I had the following exchange with somebody today:
— There is a village, in which a rich manufacturer produces 400 fish a month. The population of the village is 1000. The village has closed economy. How many people can afford fish in a free-market system?The above picture comes from this series of really great photos representative of the Soviet era’s efforts in “spreading the wealth”. The comments are in Russian, but pictures speak for themselves. I like this few especially:
— Correct. Now, this means that only 40% can afford some product. The mayor of the village wants to make it so that 80% afford it. He can:a) take money from rich fish producer (in form of taxes) and give it to poor people (in a form of fish assistance),Your answer?
b) force the fish producer lower prices on fish,
c) force the fish producer pay his workers more, so that they can afford fish,
d) all of the above,
e) give the fish producer a tax cut or a credit.
— Because there is still only 400 fish available in the village per 1000 people. Actually, probably less, because all three measures led fish producer to have less income, so now he can afford to produce only 300 fish for the existing price with existing expenses. Plus, some of the workers probably stole some of the fish to sell on black market for higher price. Plus, fish producer might have reduced the quality of fish to reduce expenses.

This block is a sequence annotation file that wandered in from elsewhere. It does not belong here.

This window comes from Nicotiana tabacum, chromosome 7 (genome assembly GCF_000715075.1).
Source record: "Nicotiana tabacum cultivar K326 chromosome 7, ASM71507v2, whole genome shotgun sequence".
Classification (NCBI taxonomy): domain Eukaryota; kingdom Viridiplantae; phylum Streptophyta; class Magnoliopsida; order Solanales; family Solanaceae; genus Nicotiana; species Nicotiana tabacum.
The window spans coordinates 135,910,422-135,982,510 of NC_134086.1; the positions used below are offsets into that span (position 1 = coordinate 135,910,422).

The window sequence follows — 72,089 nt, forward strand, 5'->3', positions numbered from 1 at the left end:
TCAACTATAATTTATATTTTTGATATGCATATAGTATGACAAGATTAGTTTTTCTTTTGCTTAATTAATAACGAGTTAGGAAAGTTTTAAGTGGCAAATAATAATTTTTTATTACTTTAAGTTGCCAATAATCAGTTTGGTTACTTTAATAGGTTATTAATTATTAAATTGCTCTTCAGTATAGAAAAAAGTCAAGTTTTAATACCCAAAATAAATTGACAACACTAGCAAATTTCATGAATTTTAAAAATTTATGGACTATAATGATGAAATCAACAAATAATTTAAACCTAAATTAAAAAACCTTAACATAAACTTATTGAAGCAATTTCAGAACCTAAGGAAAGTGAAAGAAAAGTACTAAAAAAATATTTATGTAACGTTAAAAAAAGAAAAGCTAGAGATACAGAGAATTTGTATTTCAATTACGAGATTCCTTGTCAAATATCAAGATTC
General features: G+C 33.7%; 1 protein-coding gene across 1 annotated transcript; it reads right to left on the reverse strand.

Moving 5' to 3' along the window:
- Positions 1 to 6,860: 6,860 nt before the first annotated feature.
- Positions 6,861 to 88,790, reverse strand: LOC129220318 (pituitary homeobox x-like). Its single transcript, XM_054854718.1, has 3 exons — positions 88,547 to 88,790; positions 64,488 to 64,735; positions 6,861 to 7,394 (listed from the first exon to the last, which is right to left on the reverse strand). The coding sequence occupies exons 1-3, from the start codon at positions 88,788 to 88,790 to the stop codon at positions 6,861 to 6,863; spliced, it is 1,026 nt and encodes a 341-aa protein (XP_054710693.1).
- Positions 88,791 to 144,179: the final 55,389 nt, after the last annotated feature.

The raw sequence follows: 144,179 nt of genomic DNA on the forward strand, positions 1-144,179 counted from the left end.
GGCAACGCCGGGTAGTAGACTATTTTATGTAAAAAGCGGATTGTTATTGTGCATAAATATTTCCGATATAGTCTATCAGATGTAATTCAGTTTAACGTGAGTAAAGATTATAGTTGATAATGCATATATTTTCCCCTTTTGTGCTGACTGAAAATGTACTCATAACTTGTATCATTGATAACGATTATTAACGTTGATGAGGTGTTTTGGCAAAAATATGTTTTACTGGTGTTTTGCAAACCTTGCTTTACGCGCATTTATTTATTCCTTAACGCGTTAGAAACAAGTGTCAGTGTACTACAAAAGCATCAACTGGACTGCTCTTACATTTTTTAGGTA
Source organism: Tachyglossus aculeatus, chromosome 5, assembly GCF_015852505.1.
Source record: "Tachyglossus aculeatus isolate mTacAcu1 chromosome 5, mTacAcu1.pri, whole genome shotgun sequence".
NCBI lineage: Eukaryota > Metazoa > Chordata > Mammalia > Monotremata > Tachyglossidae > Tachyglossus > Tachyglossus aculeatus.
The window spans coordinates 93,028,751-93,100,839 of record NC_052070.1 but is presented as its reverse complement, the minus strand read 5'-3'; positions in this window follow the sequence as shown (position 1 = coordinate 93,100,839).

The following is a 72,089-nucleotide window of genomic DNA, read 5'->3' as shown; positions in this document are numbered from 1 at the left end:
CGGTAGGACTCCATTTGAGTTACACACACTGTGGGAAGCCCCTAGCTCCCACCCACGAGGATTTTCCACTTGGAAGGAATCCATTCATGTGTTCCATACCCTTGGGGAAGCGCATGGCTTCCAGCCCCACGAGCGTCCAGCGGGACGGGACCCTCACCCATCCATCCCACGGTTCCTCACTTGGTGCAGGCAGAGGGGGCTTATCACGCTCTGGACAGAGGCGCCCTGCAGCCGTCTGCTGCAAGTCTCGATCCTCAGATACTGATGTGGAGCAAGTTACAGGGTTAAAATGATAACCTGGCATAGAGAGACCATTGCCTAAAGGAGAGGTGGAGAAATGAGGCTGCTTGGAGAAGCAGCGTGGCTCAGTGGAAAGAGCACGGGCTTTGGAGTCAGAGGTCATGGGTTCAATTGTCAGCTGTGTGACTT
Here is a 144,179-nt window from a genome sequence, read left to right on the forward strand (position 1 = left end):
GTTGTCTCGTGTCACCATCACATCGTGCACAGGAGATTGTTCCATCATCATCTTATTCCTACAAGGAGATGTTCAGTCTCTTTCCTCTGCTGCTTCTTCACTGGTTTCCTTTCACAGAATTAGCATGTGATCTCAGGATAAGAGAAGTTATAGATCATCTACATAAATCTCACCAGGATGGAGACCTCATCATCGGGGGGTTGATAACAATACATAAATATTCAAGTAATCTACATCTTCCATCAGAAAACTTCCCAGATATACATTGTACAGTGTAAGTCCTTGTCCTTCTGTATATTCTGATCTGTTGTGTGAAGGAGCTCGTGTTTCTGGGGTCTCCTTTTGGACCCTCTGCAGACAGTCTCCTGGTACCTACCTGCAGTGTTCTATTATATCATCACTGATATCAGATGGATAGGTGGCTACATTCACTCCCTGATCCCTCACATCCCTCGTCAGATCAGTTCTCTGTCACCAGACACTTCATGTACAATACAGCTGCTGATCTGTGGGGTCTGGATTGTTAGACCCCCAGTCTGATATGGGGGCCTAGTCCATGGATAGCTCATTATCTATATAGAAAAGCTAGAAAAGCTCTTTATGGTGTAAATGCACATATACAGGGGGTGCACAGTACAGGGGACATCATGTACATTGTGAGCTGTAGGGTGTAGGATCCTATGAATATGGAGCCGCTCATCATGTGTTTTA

— So, how would e) help?
— It would allow fish producer to put money into developing his factory (buying more fish eggs, fish tanks, fish food, hiring more fish workers), thus increasing the amount of fish produced from 400 to 800. This would allow the fish producer to make more money but also lower the prices on fish, making it affordable to 80% of the population, as desired by the mayor.
— But this would increase the unequality between poor people and fish producer.
— So, you’d rather people be equally poor rather than unequally rich?
(Pork — 1 ruble, 90 kopecks per kilogram. Old ladies cannot believe their eyes. “Butcher, that bastard, sold all the meat on a black market.”)
(“Is there enough?”)
To reiterate my earlier point: when an attempt to do good is hijacked by emotional knee-jerk-reflex thinking, it leads to doing evil.
Some remainder of free market in the Soviet Union:
The choice is yours.